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Why Are We Still Seeing Big Brands Spamming?

01/02/2015
A 7 minute read

It is unbelievable to think that 2.5+ years after the first penguin update, any company worth their salt would even consider doing any link building which did not stand up to the tightest scrutiny. It is even more unbelievable for huge brands to be spamming given the finance and expertise they have open to them. Also taking into account the fact that the repercussions of a penalty can be particularly painful for any site with significant brand strength (not ranking organically for your own brand for example, think Interflora in 2013).

Yet anybody in the industry who works on the front line knows it is incredibly common, just visit the mummy bloggers and you will probably see a whole host of big brand sponsored posts within minutes of looking!

What interests me is the question of why is this happening? Who is sitting in front of marketing mirectors and pitching the idea of buying sponsored posts or paying for entry on a directory network?

In this post, we have tried to explain what could be happening here.

 

Time Poor Marketing Directors

This industry moves fast and it can be difficult to keep up with the latest news even if you work full time within organic search, time poor marketing directors are simply unable to keep up with things themselves. They therefore rely on whatever their internal team or agency tells them. However, you would think that after 2.5+ years, somebody within or outside the organization might have pointed out the errors of their ways.

 

Lack of Talent

There remains a serious lack of talent in the industry. If you have an individual “stuck in their ways” running the SEO campaign for a major brand then you can fully expect to see spammy link building. There are a lot of people managing the SEO campaigns for big brands who are from an “process” based agency background, possibly explaining the “stuck in their ways” theory as they have simply known nothing else.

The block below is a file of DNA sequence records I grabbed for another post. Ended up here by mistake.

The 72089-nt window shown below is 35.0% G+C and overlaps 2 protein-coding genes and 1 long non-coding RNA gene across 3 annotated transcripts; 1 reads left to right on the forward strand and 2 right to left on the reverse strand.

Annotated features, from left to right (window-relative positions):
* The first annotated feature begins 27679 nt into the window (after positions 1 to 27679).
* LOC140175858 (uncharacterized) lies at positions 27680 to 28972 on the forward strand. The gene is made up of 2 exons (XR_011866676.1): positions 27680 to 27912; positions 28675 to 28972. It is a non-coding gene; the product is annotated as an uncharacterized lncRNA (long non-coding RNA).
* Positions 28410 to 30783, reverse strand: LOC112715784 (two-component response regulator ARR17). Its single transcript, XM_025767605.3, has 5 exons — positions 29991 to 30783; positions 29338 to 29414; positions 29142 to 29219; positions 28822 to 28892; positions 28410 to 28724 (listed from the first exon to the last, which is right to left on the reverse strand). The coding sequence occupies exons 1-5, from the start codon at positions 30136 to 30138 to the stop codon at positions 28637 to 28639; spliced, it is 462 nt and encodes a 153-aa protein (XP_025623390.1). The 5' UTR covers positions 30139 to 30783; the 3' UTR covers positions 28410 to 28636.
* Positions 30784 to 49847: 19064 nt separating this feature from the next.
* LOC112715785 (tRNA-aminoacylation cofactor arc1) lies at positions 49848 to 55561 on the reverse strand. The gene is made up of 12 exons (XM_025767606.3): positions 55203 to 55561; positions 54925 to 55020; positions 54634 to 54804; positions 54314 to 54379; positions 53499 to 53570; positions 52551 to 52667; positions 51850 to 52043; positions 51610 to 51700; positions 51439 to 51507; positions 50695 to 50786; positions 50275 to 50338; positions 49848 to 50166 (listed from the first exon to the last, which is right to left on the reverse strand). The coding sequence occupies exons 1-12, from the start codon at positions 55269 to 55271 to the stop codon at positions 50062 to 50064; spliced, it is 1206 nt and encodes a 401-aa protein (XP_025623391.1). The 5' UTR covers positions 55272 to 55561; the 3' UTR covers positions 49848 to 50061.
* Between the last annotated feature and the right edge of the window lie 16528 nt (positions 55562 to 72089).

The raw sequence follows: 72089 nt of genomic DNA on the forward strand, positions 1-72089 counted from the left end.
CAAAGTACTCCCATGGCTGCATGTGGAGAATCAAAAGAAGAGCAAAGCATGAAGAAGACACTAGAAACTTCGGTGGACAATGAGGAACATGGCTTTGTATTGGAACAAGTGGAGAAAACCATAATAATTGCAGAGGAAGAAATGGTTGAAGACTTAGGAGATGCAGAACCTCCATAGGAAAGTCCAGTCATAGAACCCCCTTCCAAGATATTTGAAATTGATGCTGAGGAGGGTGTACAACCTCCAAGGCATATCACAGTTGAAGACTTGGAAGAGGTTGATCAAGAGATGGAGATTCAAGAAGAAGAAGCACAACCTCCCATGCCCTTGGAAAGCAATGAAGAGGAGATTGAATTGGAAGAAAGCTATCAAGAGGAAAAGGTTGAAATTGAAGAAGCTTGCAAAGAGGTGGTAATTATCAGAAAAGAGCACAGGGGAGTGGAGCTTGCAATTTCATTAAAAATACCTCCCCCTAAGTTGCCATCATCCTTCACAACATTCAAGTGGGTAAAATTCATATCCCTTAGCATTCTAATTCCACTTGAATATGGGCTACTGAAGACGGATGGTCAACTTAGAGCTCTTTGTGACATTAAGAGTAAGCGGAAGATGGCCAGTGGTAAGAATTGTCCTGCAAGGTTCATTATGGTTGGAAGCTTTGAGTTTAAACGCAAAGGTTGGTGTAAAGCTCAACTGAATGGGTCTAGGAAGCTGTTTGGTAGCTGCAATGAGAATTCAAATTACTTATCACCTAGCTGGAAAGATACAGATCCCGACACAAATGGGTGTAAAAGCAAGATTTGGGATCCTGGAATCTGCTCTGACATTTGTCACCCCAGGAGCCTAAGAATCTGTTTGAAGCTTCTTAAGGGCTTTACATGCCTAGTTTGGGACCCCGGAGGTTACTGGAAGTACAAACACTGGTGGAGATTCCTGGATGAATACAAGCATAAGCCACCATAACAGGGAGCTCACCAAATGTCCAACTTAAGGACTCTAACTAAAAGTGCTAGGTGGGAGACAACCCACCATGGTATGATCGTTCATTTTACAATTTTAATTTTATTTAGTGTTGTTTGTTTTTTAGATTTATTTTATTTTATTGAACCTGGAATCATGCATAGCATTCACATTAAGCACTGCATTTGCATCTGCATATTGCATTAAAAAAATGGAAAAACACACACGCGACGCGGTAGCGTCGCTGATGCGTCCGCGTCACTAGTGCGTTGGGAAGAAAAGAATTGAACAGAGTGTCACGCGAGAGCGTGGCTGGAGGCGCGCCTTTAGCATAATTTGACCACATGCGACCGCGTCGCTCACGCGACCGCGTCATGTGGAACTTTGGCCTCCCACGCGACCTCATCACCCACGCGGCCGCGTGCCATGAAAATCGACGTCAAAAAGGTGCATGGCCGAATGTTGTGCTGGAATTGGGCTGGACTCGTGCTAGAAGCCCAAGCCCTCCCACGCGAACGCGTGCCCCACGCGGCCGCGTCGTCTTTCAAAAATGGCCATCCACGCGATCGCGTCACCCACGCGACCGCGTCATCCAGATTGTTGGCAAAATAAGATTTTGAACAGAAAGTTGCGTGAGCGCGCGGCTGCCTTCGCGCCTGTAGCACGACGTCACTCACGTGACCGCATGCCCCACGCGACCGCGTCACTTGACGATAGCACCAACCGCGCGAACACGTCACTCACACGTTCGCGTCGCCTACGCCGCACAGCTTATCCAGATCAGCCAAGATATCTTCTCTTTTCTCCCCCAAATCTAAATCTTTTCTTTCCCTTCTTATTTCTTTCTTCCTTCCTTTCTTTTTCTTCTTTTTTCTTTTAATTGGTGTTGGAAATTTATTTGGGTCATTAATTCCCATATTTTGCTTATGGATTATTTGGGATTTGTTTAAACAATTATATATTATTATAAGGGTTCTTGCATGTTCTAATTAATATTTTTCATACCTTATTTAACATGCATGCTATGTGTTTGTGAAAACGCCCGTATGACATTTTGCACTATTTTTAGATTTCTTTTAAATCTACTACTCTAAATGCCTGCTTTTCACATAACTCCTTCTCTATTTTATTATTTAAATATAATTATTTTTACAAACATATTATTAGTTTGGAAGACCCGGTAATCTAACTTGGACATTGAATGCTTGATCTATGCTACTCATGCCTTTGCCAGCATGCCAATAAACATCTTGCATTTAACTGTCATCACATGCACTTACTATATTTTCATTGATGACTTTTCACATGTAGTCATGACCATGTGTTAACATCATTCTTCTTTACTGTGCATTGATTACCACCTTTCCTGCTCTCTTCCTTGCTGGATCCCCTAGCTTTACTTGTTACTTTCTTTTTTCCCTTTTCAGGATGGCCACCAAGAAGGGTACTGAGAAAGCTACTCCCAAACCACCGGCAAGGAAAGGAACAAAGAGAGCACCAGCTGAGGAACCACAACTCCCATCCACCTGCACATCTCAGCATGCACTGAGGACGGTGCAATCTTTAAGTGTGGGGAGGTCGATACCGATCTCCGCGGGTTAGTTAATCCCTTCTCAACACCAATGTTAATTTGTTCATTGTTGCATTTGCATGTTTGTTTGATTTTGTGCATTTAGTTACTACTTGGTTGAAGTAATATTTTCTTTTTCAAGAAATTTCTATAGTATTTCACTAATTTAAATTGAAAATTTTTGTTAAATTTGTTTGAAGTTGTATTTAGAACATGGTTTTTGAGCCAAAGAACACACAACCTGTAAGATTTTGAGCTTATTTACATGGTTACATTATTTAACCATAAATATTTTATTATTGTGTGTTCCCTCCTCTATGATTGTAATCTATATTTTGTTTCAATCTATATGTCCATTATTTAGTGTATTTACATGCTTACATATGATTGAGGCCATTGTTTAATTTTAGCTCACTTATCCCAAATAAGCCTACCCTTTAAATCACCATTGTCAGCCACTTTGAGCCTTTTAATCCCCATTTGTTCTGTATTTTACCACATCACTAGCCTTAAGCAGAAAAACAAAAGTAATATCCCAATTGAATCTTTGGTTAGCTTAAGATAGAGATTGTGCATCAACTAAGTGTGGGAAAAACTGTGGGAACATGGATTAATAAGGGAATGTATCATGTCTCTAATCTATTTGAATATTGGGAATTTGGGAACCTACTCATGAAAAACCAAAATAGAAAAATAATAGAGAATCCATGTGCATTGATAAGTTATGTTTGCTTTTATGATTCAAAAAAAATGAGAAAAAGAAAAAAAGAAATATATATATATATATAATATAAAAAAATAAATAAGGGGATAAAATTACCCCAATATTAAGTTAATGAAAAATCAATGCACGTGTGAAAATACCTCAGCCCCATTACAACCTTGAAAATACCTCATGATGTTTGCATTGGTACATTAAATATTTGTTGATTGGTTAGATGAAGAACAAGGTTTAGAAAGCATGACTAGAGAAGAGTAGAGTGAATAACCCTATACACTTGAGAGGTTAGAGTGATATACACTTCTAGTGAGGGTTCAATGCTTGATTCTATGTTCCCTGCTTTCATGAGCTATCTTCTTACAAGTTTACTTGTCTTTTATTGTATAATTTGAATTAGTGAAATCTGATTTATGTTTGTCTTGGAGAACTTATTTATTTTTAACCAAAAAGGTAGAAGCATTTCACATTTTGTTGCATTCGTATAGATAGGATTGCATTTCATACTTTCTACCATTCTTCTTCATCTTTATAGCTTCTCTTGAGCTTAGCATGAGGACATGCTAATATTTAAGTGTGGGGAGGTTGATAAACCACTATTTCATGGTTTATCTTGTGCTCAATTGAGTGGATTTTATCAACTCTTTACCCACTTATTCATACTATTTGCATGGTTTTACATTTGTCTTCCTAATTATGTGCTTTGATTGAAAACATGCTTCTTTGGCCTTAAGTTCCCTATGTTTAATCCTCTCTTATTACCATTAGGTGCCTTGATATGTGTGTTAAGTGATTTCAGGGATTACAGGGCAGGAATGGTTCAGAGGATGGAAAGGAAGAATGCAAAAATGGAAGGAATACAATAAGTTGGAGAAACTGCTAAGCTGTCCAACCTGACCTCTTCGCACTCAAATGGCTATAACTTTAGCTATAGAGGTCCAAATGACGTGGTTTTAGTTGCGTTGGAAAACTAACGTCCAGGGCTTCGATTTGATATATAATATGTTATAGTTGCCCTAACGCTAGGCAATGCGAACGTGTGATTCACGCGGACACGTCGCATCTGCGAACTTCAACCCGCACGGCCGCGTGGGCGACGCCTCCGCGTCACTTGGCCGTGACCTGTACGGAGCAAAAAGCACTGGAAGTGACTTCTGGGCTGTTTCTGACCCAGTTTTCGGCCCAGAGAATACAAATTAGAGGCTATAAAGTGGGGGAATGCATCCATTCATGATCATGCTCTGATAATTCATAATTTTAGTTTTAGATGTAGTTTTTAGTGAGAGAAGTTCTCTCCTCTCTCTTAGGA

Also playing a part here is sheer naivety. It is more likely that whoever is responsible for the SEO campaign believes that they are simply one step ahead in the game of cat and mouse (the mindset of most SEOs historically). Perhaps they have never experienced penalties first hand or perhaps they have weighed up the pro’s and con’s in their heads and have come to the conclusion that it is a risk worth taking.

 

Slow Adapting Agencies

To an extent, digital marketing agencies have had to completely overhaul their entire business models and operations in order to adapt to stricter guidelines and Penguin. Doing this is not easy, not even if you have good leaders within the organization. Retraining the team, rethinking approaches and strategies, recruiting the appropriate skill set, adapting commercial agreements, re-educating clients. All of this takes a serious resource investment and is particularly difficult to achieve when sites are being penalized left, right and centre. Some agencies were way ahead of the curve and had these processes in place 3+ years ago, however it is fair to say that the vast majority did not.

 

Inherent Big Brand Difficulties

Now I am reluctant to offer this as a possible excuse for big brands but it is a factor which is at the very least worth a mention even if it carries very little weight in comparison to the other points mentioned. Creating engaging and link worthy content for a big brand inherently restricts the scope of what is possible. If we tried to run some of our most successful content marketing pieces past the brand police at John Lewis for example, we’d be laughed out of the room. However, the flip side of this is that the brands have a huge advantage in pretty much every other areas of content marketing (finance, outreach, audience etc.), hence my reluctance to include it as a factor.

 

 

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